WA News Guest Opinion / Editorial What My Patients Teach Me
What My Patients Teach Me
Written by Dr Nick Lan
Tuesday, 29 August 2017

25082017-ICU-Drip-HospitalThis year I have been heavily involved in the care of two patients aged in their 20s, both with stage IV cancer. Seeing these young patients with terminal illnesses has impacted on how I treat patients (Patient One) and my own outlook on life (Patient Two).

Patient One was diagnosed with an extremely rare metastatic carcinoma. I was there when she was first diagnosed and when she died – all within my oncology registrar rotation. I saw the disease progress rapidly on her scans, despite chemotherapy. I witnessed her strong resolve to do whatever it took to stay alive.

We sequenced her whole genome, looking for targetable gene mutations but found none. We discussed her case with experts around the world, hoping for other treatment options, but were disappointed.

During the last few weeks of her life, she requested to fly across Australia to participate in a research study trialing new immunotherapy drugs as a last-resort treatment for end-stage cancers with no targetable mutations. She ended up enrolling in the study but died shortly after returning to Perth for more chemotherapy.

Patient Two was also diagnosed with an aggressive sarcoma. I was the cardiology registrar when he was referred to me late at night. I went to the ED and found a fit young man smiling cheerfully at me with his father by his side. He was a hard-working university student, a non-drinker and a non-smoker. He reminded me of myself, and that was scary. He seemed fine except his heart rate was between 130 and 160, in atrial flutter. I tried medications to decrease his heart rate but that only lowered his blood pressure. A brief echocardiogram showed a massive pericardial effusion and a mass in his myocardium. I admitted him immediately to the CCU and he underwent insertion of a pericardial drain. Despite having a terminal diagnosis, he remained positive and never complained.

The impact of patients?

Treating Patient One caused me to reflect heavily on the ethical principles of patient care. As the registrar under an oncologist, I was initially not involved in making treatment decisions and, hence, safeguarded from that element. However, her treating oncologist was away when she was admitted to hospital with increasing cancer pain and I found myself having to make many treatment decisions.

She made it clear to me that she wanted all treatment avenues explored. I spent hours each day liaising with genetic specialists and oncologists around Australia and America. It didn't seem fair to me that someone so young must die of a rare cancer. I wanted to do everything I could, as her doctor, to help her. I was of a similar age and knew there was still so much life to be lived. If I were in her position, I would want to try any treatment option.

When she requested to go interstate for the trial, she already had widespread metastatic disease. Her risk of pulmonary embolism was high and her condition was deteriorating quickly. Furthermore, her coagulation profile was becoming deranged. The risks of the liver biopsy were substantially increased. She still wanted to go. Her mother still wanted her to go. I distinctly remember the moment she told me that she “was not going to give up”.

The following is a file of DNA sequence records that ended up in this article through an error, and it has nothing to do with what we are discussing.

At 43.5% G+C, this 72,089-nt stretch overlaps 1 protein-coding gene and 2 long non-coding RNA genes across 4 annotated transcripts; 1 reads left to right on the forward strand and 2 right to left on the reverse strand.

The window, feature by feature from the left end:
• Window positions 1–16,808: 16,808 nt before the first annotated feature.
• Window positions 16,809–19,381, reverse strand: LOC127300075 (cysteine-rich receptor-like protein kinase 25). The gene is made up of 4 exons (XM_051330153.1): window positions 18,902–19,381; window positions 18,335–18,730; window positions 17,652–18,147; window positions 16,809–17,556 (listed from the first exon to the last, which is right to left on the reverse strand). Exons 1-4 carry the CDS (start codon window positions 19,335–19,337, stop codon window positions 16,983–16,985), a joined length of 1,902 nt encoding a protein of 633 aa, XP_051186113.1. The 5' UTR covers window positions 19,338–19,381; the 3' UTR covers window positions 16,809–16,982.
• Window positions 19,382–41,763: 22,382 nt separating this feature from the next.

Logically, there seemed no point in going. What was the point of spending your last few weeks on earth travelling to a different city in discomfort, to have a risky biopsy with little hope of treatment? We are taught to do no harm. Woul d me encouraging this trip constitute harm? Would entering the trial benefit the patient? Should such a sick person even be enrolled into a clinical trial?

Yet this patient wanted to live. Shouldn’t we at least let her try other options? Whatever we were doing now clearly wasn't working.

As doctors, we should give our medical opinion and allow the patient to decide on the treatment plan. In the end, I complied with her wishes and organised her enrolment in the research trial. To this day I still question whether it was the right thing to do.

Patient Two was the reverse. If he was angry about his situation, I couldn’t tell. He did what we advised and never complained. I was deeply sorry for him and his family and everyone on his care team felt the same way. We knew he was scared and, although he never expressed it, we knew he didn’t want to give up either.

His case illustrated to me how fragile life can be and how it can change in a moment. It made me contemplate the most important things in my life and how I should be spending my time.

Life and death is something that we deal with every day in our profession. We don’t learn much about it in medical school, we kind of just get used to it from the job. Being a doctor can be emotionally taxing. This case served to remind me not to become too attached to patients.

Impact on my professionalism?

Both cases have encouraged a deep reflection on the ethical issues in medicine and about the ethical framework in clinical practice. It has taught me the importance of meaningful communication to engage with patients, to be respectful of their rights and to empower them to make decisions about their own lives.

I discovered empathy and my desire to help others. However, I also discovered that I have a way to go. My strong emotional investment in their stories and my lack of experience to guide their decision making were weighty issues. I believe that only time and experience will help improve my skills in this area.

By Dr Nick Lan